process of dialysis in presence of an applied electric field. It is faster and is applicable if the dissolved substance in the impure colloid is only an electrolyte. The ions present in the colloid migrate out to the oppositely charged electrodes.

iii) Ultrafilteration:
process of separating the colloidal particles from the solvent and soluble solutes present in the colloid by ultra filters. The ultra filter paper is prepared by soaking the filter paper in a colloidion solution (4% solution of nitro cellulose in a mixture of alcohol and ether). It is then hardened by formaldehyde and finally dried.

Properties of Colloids
1) Colligative Properties:
values of colligative properties as smaller due to smaller number of particles.

2) Tyndall Effect (Optical Property):
phenomenon of the scattering of light by colloidal particles.

Conditions for observing Tyndall effect:
1. The diameter of the dispersed particles is not much smaller than the wavelength of the light used; and

2. The refractive indices of the dispersed phase and the dispersion medium differ greatly in magnitude. The ultramicroscope used to observe the light scattered by colloidal particles is based on Tyndall effect.

The colour of the sky can be explained by Tyndall effect. The dust and other colloids present in the atmosphere scatter the light. Only blue light reaches to our eyes.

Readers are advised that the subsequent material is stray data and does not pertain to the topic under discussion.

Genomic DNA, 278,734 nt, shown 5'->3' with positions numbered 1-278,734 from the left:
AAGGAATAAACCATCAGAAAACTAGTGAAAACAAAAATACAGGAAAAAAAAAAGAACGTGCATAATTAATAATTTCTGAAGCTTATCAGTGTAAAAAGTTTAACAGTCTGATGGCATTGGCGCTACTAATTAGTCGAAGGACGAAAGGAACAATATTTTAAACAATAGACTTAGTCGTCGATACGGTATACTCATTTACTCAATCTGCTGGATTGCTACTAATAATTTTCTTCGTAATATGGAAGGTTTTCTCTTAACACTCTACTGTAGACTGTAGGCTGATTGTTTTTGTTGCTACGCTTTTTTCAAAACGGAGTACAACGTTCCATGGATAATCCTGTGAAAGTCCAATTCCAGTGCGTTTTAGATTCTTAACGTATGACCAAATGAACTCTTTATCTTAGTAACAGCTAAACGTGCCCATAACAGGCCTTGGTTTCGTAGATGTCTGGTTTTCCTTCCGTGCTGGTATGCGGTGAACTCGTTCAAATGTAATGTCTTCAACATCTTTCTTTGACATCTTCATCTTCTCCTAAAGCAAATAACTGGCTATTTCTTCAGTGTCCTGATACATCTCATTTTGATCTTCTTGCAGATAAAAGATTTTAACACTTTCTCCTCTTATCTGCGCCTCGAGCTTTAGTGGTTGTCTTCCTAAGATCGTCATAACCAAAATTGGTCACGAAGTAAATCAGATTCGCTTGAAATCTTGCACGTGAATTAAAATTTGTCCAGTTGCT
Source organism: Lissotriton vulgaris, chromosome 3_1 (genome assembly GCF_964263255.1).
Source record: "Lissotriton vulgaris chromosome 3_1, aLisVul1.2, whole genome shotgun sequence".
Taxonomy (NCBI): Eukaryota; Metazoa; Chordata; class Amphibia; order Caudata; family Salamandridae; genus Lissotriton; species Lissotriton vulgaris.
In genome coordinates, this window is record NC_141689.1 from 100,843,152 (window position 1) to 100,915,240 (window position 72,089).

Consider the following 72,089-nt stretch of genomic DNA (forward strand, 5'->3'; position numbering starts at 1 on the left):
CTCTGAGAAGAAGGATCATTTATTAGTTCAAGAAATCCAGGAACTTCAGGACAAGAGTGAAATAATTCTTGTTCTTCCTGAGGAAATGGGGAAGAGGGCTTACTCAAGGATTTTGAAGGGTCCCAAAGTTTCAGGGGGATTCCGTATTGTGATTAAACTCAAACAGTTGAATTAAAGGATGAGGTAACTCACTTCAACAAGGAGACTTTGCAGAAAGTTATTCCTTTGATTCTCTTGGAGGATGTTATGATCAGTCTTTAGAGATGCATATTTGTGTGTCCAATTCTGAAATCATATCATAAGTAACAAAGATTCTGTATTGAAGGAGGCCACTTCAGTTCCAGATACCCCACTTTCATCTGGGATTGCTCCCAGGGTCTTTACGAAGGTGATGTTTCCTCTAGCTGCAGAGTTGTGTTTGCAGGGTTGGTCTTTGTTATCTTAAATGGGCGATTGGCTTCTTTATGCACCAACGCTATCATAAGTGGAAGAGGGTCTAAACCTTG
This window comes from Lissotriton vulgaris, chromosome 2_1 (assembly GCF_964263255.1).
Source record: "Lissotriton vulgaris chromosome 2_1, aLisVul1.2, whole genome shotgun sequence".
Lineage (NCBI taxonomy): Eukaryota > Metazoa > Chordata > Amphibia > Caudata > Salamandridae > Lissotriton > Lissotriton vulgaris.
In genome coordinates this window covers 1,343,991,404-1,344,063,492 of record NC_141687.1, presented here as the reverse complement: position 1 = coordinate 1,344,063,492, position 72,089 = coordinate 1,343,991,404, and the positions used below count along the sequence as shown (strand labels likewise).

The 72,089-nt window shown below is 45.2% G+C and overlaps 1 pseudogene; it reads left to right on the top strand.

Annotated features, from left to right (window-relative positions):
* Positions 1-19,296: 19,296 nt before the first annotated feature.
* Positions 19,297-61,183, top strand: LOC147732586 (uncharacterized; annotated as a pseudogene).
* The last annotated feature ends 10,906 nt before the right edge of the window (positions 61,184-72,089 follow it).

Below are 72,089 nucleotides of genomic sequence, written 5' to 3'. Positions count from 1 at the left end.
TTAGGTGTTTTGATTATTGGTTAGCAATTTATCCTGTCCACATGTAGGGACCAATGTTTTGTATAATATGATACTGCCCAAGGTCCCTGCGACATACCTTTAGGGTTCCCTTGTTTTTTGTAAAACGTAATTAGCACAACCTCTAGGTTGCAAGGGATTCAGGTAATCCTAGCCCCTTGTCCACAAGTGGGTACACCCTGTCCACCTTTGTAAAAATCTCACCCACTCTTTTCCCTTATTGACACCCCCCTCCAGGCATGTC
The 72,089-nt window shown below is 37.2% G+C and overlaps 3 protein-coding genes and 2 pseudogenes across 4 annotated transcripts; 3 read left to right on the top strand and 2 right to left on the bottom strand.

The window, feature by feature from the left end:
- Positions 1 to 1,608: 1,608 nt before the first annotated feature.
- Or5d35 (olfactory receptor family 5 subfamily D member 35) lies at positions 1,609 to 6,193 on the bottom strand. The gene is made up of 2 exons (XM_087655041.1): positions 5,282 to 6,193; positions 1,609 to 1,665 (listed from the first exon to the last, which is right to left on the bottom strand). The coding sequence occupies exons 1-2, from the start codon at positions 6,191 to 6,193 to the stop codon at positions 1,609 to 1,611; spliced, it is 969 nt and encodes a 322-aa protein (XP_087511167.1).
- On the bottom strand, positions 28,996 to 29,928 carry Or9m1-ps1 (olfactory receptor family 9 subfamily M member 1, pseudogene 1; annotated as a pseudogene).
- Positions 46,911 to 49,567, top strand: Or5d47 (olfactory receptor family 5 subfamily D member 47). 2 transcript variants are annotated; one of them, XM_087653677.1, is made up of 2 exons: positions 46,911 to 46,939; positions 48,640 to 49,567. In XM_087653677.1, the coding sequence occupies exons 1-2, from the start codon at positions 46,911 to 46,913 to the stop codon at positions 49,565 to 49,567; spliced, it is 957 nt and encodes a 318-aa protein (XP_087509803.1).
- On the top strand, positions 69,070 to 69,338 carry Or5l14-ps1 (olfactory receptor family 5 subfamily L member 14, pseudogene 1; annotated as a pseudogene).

Plus Two Chemistry Notes Chapter 5 Surface Chemistry

3) Colour:
It depends on the wavelength of lighty scattered by the dispersed particles which in turn depends on the size and nature of the particles and changes with the manner in which the observer receives the light, e.g. a mixture of milk and water appears blue when viewed by the reflected light and red when viewed by transmitted light.

4) Brownian Movement:
The constant zig-zag movement of the colloidal particles. It is due to the unbalanced bombardment of the particles by the molecules of the dispersion medium. It does not permit the particles to settle and is responsible for the stability of sols. ,